Why do people get divorced?

Family attorney discusses reasons people divorce, says disagreements are 'not enough' for court to allow divorce.

Arutz Sheva Staff,

Will they divorce?
Will they divorce?

Family attorney Mickey Shifman, who works with traditional families in Israel, said "matchmaking" is still popular in Israel, and it brings with it unique challenges.

Most of the disagreements involve details which were hidden from one of the sides, and only revealed after the marriage took place. These include physical defects and illnesses, as well as mental and emotional issues.

Shifman says the rabbinical courts tend to look for a scapegoat in the family, and place sanctions on him, such as paying the fines stipulated in case of divorce, and financially compensating the injured party.

"Not getting along" is not a good enough reason to divorce, but fertility issues, defects, and chronic illnesses hidden from the potential spouse are often justified reasons for divorcing.

"A while ago, a young man, the son of Russian immigrants, came into my office and asked my help in divorcing," Shifman said. "A matchmaker had set him up with a young woman, whom he met a few times before they married.

"A few days after the wedding, the young wife became depressed and did not get out of bed. Since the wedding, she has not functioned as a woman and she had not functioned as a wife.

"Neighbors of his wife's family told him her depression is not new, and that during high school, she was treated by a psychiatrist for clinical depression."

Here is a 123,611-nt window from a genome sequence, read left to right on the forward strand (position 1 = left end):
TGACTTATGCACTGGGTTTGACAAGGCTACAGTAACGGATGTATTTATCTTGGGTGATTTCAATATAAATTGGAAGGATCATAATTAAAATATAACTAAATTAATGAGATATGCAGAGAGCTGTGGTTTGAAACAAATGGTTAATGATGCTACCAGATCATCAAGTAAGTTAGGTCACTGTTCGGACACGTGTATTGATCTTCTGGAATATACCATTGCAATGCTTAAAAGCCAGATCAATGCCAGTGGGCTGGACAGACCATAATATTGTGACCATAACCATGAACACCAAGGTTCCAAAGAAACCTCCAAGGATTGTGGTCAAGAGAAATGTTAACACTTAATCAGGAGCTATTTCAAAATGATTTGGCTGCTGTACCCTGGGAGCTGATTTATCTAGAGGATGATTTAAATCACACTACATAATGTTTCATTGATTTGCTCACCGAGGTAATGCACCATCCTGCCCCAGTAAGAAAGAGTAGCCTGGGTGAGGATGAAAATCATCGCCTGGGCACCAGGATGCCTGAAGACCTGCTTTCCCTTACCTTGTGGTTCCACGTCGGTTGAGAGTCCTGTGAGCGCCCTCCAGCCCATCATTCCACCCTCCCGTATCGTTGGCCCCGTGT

Shifman submitted the husband's request for divorce, and was requested to bring proofs of the wife's medical condition.

Among other things, he presented a picture of the wife's medicine cabinet, in which antidepressant medications can clearly be seen. He also submitted letters from family and acquaintances which stated both the woman and her mother were known to have chronic depression.

As a result, the rabbinic court decided the husband did not have to pay his wife any money in order to divorce her.

Shifman notes some of the reasons for divorce are laughable, but make sense. One such instance was a man who decided to divorce after discovering his wife's political beliefs were completely opposed to his own. This husband said he and his wife were constantly arguing about politics, and described loud arguments which often got out of hand and caused him to feel that he needed to leave the house and calm down.

In this case, the rabbinical court asked the husband if the wife observed Torah commandments. The husband said she did, and described how her kitchen was always perfectly kosher. The rabbinical judges then asked if his wife had refused to be intimate with him after they argued, and the husband said she had not. However, he said he was unable to be intimate with her, since he was so angry at her.

The rabbinic court refused to divorce this couple, and sent them to marriage counseling, in the hopes that they would learn to manage their relationship properly.

Disagreements are common, Shifman explained, but in order to justify divorce, there must be other issues as well.